In carrying out the above end, another object of the invention is to provide a comfortable back rest for the Pal-tented Aug. 14, 1956 andiparticularlypointedout in the claims,the annexed drawing and the following description setting forth in detail certain means and one mode of carrying out the invention, such disclosed means and mode illustrating,

however, but'on'e of 'the'various ways in which the principle of th'e'invention may be used.

In'the annexed'drawingz Figure 1 is a diagrammatic fragmentary top'plan view partly broken away and'in'section, showing the invention operatively applied.

Figure '2 is an enlar ed view partly in 'front elevation but primarily 'in section, showing the back rest of the presentinv'ention.

Figure 3 is an enlargedupp'er edge view of the back rest, partly in section.

Figure 4 is'a fragmentaryend view, partly insect'ion, showing a preferred means for connecting'the back rest with the back-of the drivers seat.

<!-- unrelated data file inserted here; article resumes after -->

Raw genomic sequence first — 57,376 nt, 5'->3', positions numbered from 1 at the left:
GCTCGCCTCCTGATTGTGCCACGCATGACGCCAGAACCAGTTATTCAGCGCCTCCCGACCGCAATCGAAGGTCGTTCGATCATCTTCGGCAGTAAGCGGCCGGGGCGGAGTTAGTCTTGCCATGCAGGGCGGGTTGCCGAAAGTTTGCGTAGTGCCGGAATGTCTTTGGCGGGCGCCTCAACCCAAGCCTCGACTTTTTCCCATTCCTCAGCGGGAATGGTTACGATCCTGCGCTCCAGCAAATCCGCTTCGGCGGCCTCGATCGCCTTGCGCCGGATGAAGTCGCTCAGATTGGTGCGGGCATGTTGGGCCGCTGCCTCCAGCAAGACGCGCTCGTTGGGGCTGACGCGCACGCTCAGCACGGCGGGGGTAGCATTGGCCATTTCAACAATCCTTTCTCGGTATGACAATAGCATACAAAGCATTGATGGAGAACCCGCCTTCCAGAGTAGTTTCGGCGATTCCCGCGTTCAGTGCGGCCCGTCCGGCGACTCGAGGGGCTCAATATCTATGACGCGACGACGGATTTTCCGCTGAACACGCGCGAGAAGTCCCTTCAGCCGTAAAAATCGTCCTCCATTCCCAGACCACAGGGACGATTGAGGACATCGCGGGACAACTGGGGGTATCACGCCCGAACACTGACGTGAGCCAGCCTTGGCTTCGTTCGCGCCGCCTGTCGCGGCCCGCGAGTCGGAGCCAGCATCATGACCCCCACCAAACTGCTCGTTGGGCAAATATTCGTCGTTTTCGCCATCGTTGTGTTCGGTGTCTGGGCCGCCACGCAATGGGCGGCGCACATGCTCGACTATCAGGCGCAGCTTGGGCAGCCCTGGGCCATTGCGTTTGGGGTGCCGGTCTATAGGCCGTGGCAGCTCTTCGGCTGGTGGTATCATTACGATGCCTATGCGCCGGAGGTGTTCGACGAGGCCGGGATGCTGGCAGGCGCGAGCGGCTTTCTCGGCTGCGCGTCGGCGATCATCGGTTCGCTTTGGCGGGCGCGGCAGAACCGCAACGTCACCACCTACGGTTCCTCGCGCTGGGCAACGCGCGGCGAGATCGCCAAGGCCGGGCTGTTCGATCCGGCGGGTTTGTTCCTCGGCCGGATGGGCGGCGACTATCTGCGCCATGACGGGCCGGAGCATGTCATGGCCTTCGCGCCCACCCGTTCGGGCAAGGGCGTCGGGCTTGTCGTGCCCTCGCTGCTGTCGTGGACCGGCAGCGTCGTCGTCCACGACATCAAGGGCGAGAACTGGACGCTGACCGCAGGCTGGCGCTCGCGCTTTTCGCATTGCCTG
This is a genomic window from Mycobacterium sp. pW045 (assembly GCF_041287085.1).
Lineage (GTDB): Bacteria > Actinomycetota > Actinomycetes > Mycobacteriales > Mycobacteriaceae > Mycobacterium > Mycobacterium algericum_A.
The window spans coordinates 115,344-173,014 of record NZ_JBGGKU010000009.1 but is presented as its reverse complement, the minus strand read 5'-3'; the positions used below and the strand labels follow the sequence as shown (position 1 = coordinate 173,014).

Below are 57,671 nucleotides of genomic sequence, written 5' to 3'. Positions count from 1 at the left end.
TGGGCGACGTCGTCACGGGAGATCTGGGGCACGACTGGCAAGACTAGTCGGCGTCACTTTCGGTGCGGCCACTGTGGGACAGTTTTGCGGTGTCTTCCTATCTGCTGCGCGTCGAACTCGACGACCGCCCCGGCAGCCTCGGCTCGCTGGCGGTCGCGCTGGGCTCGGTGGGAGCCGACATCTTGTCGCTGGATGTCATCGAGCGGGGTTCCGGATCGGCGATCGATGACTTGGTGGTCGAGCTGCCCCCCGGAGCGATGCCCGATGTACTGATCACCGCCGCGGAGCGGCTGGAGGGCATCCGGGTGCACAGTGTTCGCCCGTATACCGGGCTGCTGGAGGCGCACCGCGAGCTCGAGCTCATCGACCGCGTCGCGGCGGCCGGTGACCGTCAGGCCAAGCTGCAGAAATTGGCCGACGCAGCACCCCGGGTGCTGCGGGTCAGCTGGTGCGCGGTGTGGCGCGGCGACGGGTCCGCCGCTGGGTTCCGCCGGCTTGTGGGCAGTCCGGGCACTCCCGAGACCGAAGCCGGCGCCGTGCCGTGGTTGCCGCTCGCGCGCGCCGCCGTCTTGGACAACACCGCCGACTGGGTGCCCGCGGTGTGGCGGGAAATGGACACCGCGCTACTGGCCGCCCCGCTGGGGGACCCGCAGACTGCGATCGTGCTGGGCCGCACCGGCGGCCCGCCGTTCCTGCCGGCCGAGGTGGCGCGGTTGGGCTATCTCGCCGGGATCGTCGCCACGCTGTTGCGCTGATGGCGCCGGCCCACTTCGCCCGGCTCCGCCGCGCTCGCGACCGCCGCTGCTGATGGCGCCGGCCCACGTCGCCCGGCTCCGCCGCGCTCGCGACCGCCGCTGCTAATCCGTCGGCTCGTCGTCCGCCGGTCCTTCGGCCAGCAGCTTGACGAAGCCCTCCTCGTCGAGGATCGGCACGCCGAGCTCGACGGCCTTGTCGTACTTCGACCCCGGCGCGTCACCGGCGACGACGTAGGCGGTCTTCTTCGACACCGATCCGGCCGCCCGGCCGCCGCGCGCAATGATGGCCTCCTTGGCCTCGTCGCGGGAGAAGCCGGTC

Figure '5 is afragmentary elevation, partlyin section, showing a'fanwhichmaybe employed if desired to force the airinto the back rest.

The construction shown in the drawing will be rather specifically described in terms of'us'e by the automobile driver, but attention is'invited to use ofthe inventionb'y others than the driver-and the possibility of making nu merous variations 'withi'n the scope of the invention as cIa'ir'ned.

A hollow rig'id or semi rigid back rest 10 isshown to lie against the seat back 11 of a drivers seat '12. This back rest is relatively shallow from front to rear, is preferablyof-generallyrectangular form as viewed from the front, and is longitudinally curved as viewed from driver, said back rest havinga myriad of air discharge v openings adjacent the drivers back under conditions 'of Use.

A fnrther'obj'eet'of the invention is to provide novel means for supplying air under pressure into the back rest and for maintaining the air pressure above atmospheric in saidbackrest, whereby the airijnust expand as it discharges 'throijg'hthe an escape openings and such expansion will cause a drop in air temperature.